Search this site
Other stuff

Follow me on Twitter at:


All banner artwork by Brady Johnson, college student and (semi-) starving artist.

Locations of visitors to this page

My latest book:


        Available now

       Available Now

Available now 

My book Machines are the easy part; people are the hard part is now available as a free download at Lulu.

 The Blue Skunk Fan Page on Facebook

EdTech Update





"Machines are the easy part" now a free download

machineslulu.jpgI suppose we could call this an Earth Day tribute. My son's and my little book, Machines are the easy part; people are the hard part is now available as a free (paperless, non-polluting, environmentally friendly) download from Lulu.

You can also buy a print copy, but I haven't seen it yet, so no guarantees. Watch the shipping charges - the default setting is very expensive.

The book was a joint project for Brady and me during his senior year of high school four years ago. It was a genuine labor of love. I don't always understand my shy, talented son, but I appreciate him.

I've sold or given away about 1,000 copies since the book came out. Being the astute businessman that I am, I sold the book that cost me $14 a copy to publish for $12. So I figured every time I gave one away, I was saving $2. 

Brady was smart - getting paid for his art work up front.

A few notes about publishing on Lulu:

  1. The text was easy to format and submit to Lulu. I still can't quite figure out how to do a cover I like. Creating a cover just seems harder than it needs to be.
  2. Lulu allows you to place a Creative Commons license on the work. The site says "Creative Commons Attribution-NonCommercial-ShareAlike 2.0". It's really 3.0.
  3. I've already spotted a few typos in the Lulu edition that weren't there in the earlier print version. Yes, folks, I do know when to use "its" and when to use "it's." I just can't seem to see the mistakes in my own work. What is up with that? (Now I am still confused about "lie" and "lay" and substitute other words whenever possible.)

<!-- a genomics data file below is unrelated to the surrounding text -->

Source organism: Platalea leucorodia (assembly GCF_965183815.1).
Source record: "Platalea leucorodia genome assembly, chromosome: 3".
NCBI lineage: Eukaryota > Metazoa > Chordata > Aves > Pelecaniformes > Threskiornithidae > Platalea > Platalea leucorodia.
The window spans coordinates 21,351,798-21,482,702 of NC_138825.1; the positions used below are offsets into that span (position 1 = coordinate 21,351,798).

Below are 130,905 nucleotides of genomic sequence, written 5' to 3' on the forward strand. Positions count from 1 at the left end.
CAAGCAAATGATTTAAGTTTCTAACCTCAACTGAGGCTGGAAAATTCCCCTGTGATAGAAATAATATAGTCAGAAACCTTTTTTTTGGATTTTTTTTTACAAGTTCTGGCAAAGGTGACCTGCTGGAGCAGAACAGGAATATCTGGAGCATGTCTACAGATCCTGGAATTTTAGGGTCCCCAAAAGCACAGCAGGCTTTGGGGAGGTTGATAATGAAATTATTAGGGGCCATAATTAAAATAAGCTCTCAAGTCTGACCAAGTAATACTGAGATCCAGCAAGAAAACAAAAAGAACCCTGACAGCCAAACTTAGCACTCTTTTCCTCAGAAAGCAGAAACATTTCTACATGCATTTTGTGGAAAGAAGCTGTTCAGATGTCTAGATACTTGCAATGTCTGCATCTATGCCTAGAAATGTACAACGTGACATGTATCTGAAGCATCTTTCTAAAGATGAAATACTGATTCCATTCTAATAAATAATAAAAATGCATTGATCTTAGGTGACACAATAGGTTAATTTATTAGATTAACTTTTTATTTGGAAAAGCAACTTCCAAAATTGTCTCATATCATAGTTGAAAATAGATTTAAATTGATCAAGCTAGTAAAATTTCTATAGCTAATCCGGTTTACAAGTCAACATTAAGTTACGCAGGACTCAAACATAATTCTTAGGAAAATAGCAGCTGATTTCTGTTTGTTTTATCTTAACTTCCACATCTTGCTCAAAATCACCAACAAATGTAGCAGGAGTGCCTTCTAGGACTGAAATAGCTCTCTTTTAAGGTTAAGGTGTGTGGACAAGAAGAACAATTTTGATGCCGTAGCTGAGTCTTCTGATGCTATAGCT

4. I really like how you can set your own price, give electronic copies away, and revise the work as needed. No cost for publishing either.

Anyway, Brady and I hope you enjoy our effort. I think we need to start another book once he graduates from college this summer!

Happy Earth Day. 


Artichoke and the hard questions

Artichoke in New Zealand has a terrific post about "Things you seldom hear discussed at an (e) learning conference."

First, he suggests a TED video by long time educational technology skeptic Clifford Stoll. For many years, Stoll has had the courage to ask what sort of message we send to children when we plunk them down in front of a piece of machinery rather than spending personal time with them.

“ love these high-tech devices and play happily with them for hours. But just because children do something willingly doesn’t mean that it engages their minds. Indeed most software for children turns lessons into games. The popular arithmetic Math Blaster simulates an arcade shoot-’em-down, complete with enemy flying saucers. Such instant gratification keeps kids clicking icons while discouraging any sense of studiousness or sustained mental effort. Plop a kid down before such a program and the message is, “You have to learn math tables, so play with this computer.” Teach the same lesson with flash cards, and a different message comes through: “You’re important to me, and this subject is so useful that I’ll spend an hour teaching you arithmetic.” (Stoll, Clifford, “Invest in Humanware.” New York Times, May 19, 1996.)

I have always enjoyed reading the hard-eyed look at educational technology by critics like Stoll, like like Jane (Failure to Connect) Healy, like Larry(Over Sold and Underused) Cuban, and especially like the Fools Gold and Tech Tonic reports by the Alliance for Childhood.